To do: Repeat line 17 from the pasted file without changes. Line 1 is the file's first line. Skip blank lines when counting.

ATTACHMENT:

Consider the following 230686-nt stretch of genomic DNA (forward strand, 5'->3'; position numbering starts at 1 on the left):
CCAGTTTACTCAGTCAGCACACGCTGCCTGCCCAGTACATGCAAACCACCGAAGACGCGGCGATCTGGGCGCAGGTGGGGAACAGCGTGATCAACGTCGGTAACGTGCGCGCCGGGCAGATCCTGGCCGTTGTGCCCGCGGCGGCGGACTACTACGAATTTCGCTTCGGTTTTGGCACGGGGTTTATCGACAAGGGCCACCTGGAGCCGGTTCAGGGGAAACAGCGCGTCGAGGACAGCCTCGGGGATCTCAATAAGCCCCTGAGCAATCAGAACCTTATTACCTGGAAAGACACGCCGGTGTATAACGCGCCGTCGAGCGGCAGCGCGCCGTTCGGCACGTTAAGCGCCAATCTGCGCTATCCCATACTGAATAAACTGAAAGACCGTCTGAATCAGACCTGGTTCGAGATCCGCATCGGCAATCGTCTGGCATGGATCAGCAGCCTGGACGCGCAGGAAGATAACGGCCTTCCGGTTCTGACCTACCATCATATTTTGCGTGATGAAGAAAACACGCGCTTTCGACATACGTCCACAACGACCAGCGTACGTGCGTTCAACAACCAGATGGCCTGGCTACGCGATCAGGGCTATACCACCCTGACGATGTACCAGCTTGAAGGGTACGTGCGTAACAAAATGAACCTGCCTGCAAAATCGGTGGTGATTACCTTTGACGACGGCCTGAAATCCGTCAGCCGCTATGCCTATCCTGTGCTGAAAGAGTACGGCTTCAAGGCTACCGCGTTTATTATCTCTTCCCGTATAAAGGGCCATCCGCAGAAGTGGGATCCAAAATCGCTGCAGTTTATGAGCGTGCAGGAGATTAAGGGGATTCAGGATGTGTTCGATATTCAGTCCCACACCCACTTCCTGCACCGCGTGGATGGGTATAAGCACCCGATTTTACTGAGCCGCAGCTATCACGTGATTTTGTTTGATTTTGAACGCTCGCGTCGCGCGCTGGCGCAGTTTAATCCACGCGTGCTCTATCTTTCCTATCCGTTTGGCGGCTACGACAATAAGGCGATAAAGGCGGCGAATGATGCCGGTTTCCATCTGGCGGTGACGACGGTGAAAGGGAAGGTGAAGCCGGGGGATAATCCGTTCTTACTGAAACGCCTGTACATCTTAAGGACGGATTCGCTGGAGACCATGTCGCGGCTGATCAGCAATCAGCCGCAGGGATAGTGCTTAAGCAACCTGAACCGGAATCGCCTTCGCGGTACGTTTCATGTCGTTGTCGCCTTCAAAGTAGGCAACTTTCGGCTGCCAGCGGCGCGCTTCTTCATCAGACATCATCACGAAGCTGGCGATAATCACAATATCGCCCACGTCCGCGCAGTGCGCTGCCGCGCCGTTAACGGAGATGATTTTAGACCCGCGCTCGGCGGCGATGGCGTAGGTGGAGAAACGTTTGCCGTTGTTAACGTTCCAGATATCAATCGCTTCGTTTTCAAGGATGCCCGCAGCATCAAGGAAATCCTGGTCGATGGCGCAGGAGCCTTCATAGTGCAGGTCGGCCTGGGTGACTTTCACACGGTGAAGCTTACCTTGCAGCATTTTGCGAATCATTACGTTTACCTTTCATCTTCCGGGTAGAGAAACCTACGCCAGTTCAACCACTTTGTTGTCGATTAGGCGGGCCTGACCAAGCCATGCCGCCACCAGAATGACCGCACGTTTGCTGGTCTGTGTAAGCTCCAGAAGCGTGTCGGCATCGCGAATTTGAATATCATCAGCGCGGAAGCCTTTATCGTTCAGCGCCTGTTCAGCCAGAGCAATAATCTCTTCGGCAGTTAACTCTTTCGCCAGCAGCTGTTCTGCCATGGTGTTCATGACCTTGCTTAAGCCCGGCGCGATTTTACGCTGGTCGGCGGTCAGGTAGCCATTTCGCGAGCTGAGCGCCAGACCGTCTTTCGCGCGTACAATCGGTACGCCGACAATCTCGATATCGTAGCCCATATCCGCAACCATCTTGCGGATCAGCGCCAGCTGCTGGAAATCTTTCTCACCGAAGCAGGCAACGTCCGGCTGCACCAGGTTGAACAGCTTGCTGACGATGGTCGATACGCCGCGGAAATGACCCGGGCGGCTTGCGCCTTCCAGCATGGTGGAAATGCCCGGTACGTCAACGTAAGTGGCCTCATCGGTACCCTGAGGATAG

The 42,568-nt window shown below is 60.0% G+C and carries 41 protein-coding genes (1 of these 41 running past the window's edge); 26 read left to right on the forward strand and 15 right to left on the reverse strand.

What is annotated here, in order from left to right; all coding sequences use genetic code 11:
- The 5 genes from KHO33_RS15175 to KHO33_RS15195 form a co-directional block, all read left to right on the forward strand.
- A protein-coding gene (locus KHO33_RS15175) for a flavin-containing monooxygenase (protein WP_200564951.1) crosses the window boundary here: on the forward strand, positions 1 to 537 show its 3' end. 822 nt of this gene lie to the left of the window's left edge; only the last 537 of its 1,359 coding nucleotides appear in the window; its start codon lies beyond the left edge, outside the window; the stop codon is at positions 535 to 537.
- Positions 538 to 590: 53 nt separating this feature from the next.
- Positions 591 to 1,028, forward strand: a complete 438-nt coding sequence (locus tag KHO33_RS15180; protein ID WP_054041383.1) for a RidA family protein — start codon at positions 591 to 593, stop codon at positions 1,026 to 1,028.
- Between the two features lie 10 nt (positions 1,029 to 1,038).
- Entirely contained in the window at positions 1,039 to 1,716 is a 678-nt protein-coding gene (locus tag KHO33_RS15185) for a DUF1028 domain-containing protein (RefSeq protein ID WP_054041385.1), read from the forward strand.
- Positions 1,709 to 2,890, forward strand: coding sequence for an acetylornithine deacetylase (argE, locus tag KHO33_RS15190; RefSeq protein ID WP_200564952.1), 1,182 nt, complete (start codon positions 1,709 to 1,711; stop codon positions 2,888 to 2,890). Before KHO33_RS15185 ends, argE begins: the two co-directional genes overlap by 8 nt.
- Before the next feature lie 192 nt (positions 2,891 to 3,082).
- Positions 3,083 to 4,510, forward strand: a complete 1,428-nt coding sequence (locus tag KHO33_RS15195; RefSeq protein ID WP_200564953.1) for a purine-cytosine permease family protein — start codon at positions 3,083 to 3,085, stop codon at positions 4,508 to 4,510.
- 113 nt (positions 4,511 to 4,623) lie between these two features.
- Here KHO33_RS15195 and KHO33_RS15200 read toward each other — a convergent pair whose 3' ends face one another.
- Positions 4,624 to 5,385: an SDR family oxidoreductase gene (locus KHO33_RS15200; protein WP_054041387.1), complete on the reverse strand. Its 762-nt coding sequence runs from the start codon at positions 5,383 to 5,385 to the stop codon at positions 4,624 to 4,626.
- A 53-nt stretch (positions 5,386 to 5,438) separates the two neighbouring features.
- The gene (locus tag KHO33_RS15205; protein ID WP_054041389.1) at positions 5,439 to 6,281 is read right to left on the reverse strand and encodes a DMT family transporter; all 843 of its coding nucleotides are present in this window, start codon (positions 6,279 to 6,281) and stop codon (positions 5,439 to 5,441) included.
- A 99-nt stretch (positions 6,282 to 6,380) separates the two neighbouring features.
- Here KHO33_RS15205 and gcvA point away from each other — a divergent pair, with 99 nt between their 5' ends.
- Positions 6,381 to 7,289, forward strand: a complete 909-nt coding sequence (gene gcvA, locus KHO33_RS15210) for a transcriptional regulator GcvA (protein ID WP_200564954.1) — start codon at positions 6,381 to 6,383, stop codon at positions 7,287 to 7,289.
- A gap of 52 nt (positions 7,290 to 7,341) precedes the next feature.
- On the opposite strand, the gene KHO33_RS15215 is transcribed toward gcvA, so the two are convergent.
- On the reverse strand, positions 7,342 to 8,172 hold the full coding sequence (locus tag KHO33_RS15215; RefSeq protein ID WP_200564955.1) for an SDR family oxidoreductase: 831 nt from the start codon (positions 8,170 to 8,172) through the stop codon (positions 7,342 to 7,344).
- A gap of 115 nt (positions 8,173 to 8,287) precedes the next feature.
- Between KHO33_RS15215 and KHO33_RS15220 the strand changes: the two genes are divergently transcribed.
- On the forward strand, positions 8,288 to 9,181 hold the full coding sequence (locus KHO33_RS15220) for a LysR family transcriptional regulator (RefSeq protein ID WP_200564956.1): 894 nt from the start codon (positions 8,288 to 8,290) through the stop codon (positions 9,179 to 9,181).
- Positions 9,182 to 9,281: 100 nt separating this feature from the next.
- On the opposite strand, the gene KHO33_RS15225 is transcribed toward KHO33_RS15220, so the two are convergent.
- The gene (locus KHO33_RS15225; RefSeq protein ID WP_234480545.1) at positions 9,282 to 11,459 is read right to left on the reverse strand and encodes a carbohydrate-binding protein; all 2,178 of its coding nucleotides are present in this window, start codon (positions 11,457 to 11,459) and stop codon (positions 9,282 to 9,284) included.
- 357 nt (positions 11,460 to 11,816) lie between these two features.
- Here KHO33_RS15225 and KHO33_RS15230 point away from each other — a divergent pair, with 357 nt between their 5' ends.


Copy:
- A 53-nt stretch (positions 5,386 to 5,438) separates the two neighbouring features.